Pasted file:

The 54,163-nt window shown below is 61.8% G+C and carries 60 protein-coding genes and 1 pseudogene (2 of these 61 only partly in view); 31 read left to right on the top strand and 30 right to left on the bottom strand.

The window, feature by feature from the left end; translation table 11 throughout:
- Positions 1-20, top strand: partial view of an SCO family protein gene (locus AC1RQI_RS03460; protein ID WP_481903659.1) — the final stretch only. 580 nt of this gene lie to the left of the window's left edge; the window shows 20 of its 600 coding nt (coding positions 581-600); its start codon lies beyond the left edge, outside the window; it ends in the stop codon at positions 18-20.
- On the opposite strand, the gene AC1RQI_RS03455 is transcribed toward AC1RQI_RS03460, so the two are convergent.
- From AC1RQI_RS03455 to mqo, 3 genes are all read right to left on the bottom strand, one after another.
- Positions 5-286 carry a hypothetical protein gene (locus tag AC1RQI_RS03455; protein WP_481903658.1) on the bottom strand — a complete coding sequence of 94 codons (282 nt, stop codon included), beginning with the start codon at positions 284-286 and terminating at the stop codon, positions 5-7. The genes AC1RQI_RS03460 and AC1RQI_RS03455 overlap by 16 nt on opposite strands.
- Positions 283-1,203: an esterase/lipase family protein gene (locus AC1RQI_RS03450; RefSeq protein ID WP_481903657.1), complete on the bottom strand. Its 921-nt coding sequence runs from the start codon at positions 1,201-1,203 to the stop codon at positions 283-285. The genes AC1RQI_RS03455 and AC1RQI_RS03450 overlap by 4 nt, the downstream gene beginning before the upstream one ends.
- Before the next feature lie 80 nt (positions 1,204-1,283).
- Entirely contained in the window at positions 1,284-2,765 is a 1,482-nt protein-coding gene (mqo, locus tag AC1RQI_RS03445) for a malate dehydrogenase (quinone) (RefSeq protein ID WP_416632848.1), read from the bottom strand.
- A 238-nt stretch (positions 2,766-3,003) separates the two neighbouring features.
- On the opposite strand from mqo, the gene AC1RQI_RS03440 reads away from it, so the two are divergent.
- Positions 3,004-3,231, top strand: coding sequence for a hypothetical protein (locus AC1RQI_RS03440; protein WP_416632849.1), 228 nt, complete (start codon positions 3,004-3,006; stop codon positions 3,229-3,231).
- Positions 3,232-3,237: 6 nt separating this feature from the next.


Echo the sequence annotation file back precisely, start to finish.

The 54,163-nt window shown below is 61.8% G+C and carries 60 protein-coding genes and 1 pseudogene (2 of these 61 only partly in view); 31 read left to right on the top strand and 30 right to left on the bottom strand.

The window, feature by feature from the left end; translation table 11 throughout:
- Positions 1-20, top strand: partial view of an SCO family protein gene (locus AC1RQI_RS03460; protein ID WP_481903659.1) — the final stretch only. 580 nt of this gene lie to the left of the window's left edge; the window shows 20 of its 600 coding nt (coding positions 581-600); its start codon lies beyond the left edge, outside the window; it ends in the stop codon at positions 18-20.
- On the opposite strand, the gene AC1RQI_RS03455 is transcribed toward AC1RQI_RS03460, so the two are convergent.
- From AC1RQI_RS03455 to mqo, 3 genes are all read right to left on the bottom strand, one after another.
- Positions 5-286 carry a hypothetical protein gene (locus tag AC1RQI_RS03455; protein WP_481903658.1) on the bottom strand — a complete coding sequence of 94 codons (282 nt, stop codon included), beginning with the start codon at positions 284-286 and terminating at the stop codon, positions 5-7. The genes AC1RQI_RS03460 and AC1RQI_RS03455 overlap by 16 nt on opposite strands.
- Positions 283-1,203: an esterase/lipase family protein gene (locus AC1RQI_RS03450; RefSeq protein ID WP_481903657.1), complete on the bottom strand. Its 921-nt coding sequence runs from the start codon at positions 1,201-1,203 to the stop codon at positions 283-285. The genes AC1RQI_RS03455 and AC1RQI_RS03450 overlap by 4 nt, the downstream gene beginning before the upstream one ends.
- Before the next feature lie 80 nt (positions 1,204-1,283).
- Entirely contained in the window at positions 1,284-2,765 is a 1,482-nt protein-coding gene (mqo, locus tag AC1RQI_RS03445) for a malate dehydrogenase (quinone) (RefSeq protein ID WP_416632848.1), read from the bottom strand.
- A 238-nt stretch (positions 2,766-3,003) separates the two neighbouring features.
- On the opposite strand from mqo, the gene AC1RQI_RS03440 reads away from it, so the two are divergent.
- Positions 3,004-3,231, top strand: coding sequence for a hypothetical protein (locus AC1RQI_RS03440; protein WP_416632849.1), 228 nt, complete (start codon positions 3,004-3,006; stop codon positions 3,229-3,231).
- Positions 3,232-3,237: 6 nt separating this feature from the next.